'Who wants yesterday's papers?" sang Mick Jagger in one of the Rolling Stones' more callous jibes. He was referring to the disposability of his own girlfriends. Yet the metaphor can serve equally well for the inherent ephemerality of all pop music - not only Jagger's own, but even that of the current sacred cow, Bob Dylan.
Dylan is current only in the sense that he's always been current. The adenoidal folk rocker's heyday may have been a good four decades ago, but his status has remained huge. Yet Martin Scorsese's marathon biographical documentary has created unprecedented excitement around the sixty-something singer-songwriter. The sense of awe it has generated and the apparently universal consensus on Dylan's "greatness" mark a new phase in pop's cultural dominance and in the unreality of the claims made for it.
Where once the fetishistic raking over of the lives and doings of 1960s pop icons was the exclusive province of the specialist music press, it now dominates the mainstream media to the extent that even my 86-year-old father-in-law - a lifelong loather of pop - is starting to wonder if he should take an interest in "this Dylan fellow".
Yet even the best pop music can sustain remarkably little in the way of critical analysis - let alone the endless reinterpretation to which the classics are subjected. But what's worst about the creeping monumentalisation of pop is not just its inherent absurdity, but the way it threatens to smother this music's fragile charms altogether.
We live in a world run by people who came to consciousness during pop's 1960s golden age. Often significantly younger than Dylan, they not only understand the iconic significance of the Fender Stratocaster guitar, they actually own one. It's hardly surprising, then, that the new film's "lost footage" from Dylan's crucial mid-1960s period should have created excitement. Yet there's something about our "air guitar" establishment's endless valorisation of the sounds of its youth that is slightly creepy.
I'm not anti-pop, or even anti-Dylan. His Like a Rolling Stone is one of my favourite pieces of music. Or it was until the American rock critic Greil Marcus decided to write an entire book about it and a panel of rock and film stars voted it the cultural artefact that has most changed the world.
There's something about the very nature of the pop song that makes it unsuited to this kind of clumping endorsement. Pop's roots are in the mercurial joys and anguishes of adolescence. Like a Rolling Stone may be as good as pop gets lyrically, but Dylan's warning to a slumming rich girl doesn't add up to much without his whinily splenetic delivery and the joyous rhythmic surge of the original recording. Once you start weighing it down with a mass of critical baggage, the sparkle goes.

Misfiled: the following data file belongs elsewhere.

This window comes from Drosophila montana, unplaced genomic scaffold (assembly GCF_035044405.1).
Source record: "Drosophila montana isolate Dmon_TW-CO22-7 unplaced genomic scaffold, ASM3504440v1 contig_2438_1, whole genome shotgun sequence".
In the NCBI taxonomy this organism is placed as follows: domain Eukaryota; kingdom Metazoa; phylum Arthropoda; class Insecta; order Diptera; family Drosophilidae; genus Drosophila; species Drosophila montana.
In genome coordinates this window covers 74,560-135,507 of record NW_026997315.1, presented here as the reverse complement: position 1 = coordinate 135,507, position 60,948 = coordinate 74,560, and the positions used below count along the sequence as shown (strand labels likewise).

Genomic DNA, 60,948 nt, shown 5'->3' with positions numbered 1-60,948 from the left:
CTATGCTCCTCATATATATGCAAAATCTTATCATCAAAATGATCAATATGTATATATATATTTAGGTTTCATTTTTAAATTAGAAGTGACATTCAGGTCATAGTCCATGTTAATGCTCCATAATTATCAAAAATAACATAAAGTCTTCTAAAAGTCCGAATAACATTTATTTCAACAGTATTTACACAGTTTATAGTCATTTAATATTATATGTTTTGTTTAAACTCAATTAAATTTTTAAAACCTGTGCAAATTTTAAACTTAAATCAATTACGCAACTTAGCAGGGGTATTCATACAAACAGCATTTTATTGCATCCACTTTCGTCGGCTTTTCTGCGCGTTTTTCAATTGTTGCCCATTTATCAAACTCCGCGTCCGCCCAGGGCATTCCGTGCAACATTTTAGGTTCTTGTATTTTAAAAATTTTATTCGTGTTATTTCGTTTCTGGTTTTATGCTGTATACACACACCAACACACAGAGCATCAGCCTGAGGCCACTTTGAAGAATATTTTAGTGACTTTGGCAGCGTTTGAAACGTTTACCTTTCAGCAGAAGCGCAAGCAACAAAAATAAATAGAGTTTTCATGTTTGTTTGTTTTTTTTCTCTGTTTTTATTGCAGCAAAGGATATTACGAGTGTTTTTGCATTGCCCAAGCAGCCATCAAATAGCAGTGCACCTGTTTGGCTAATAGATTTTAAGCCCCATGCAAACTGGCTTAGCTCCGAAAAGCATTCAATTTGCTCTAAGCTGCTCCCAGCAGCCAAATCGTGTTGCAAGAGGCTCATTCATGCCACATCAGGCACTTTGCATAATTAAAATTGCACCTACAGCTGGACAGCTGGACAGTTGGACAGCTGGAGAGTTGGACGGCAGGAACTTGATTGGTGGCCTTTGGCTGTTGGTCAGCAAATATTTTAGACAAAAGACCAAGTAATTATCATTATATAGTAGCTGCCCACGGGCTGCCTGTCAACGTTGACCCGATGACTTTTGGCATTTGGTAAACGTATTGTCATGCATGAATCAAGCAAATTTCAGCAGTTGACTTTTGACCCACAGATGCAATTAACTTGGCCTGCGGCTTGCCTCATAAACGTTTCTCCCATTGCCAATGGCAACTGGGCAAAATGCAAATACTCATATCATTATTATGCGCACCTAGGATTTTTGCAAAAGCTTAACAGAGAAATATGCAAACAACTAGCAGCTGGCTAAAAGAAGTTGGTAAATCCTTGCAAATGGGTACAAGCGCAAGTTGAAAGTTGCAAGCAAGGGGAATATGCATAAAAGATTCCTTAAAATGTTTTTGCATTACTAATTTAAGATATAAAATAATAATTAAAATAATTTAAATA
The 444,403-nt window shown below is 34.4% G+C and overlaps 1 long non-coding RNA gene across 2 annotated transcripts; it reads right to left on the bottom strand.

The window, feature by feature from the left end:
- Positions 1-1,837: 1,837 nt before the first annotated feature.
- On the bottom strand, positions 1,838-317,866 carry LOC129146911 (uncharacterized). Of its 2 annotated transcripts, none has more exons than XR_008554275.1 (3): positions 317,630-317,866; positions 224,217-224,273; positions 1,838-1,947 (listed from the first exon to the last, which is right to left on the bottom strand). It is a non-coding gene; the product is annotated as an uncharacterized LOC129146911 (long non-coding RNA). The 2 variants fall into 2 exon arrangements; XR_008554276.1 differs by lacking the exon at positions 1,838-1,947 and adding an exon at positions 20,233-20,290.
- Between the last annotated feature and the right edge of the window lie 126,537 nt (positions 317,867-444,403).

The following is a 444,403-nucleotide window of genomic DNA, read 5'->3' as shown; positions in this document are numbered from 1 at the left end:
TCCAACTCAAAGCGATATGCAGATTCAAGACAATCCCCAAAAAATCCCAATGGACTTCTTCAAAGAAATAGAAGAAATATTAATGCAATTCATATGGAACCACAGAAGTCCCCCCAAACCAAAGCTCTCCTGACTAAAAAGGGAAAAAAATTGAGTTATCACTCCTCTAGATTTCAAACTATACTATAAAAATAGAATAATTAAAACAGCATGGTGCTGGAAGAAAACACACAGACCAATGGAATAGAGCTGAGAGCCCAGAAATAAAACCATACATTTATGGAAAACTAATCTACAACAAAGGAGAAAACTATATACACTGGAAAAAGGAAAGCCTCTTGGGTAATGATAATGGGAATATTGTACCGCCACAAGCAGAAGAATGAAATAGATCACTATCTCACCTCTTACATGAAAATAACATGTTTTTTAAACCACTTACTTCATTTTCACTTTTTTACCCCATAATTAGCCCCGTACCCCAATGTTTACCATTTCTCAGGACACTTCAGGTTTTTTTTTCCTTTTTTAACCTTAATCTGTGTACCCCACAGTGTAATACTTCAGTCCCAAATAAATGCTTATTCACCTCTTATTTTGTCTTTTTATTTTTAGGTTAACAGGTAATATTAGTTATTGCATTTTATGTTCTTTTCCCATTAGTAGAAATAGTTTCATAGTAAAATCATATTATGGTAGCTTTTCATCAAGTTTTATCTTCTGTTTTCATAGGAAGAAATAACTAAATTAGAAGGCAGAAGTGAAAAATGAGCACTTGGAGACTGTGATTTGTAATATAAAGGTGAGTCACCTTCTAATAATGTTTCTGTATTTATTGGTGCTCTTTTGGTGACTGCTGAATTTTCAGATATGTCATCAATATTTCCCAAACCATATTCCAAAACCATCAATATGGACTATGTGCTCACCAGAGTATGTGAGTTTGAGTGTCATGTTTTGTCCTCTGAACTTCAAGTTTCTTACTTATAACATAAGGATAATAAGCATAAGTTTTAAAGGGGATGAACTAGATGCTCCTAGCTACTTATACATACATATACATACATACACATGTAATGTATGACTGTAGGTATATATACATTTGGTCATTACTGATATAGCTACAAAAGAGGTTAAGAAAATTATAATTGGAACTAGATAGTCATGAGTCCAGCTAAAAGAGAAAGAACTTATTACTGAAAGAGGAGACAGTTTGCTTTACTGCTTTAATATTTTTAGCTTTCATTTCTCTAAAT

Scorsese's film and Christopher Ricks's often hilarious, convoluted critical tome Dylan's Visions of Sin have reawakened the decades-old debate on Dylan's status as a poet. Yet Dylan's endless namechecking of cultural figures from Dante to Rimbaud amounts to little more than garbled adolescent name-dropping.
Moments of skewed surreal brilliance and nuggets of universal tenderness and wisdom are jumbled in his work with make-weight phrases and cringe-making rhymes. Yet it works as one great shout of post-adolescent self-assertion in which prodigiousness and pretentiousness are all bound up in Dylan's droning and often spectacularly mannered vocal delivery. Once you start to pin Dylan down, it all evaporates.
Indeed, Scorsese's film - a brilliant work - is less an endorsement of Dylan's claims to artistic greatness, than an assertion of just how "pop" he is. Even at his most earnestly folky, Dylan was manicuring his image with a Madonna-like assiduousness. The "lost" footage of his seminal, mid-1960s period, when he supposedly changed the world, reveals the poet and prophet to have been an actor and a rock 'n' roll poseur to rival David Bowie and Mick Jagger at their most flamboyant.
Dylan is undoubtedly a genius, but he's a pop genius. He's got more in common with Kylie Minogue than with Beethoven, and like all pop geniuses he has manifestly failed to carry his greatness into the starker territory of middle age.
So will we still be furiously discussing Dylan's literary standing in 50 years' time? I doubt it. Not only will our current preoccupation with Dylan's historical moment have long since faded, but we'll have learnt to accept that something can be "great", but still part of a popular, oral tradition that may be as disposable as Mick Jagger's newspapers.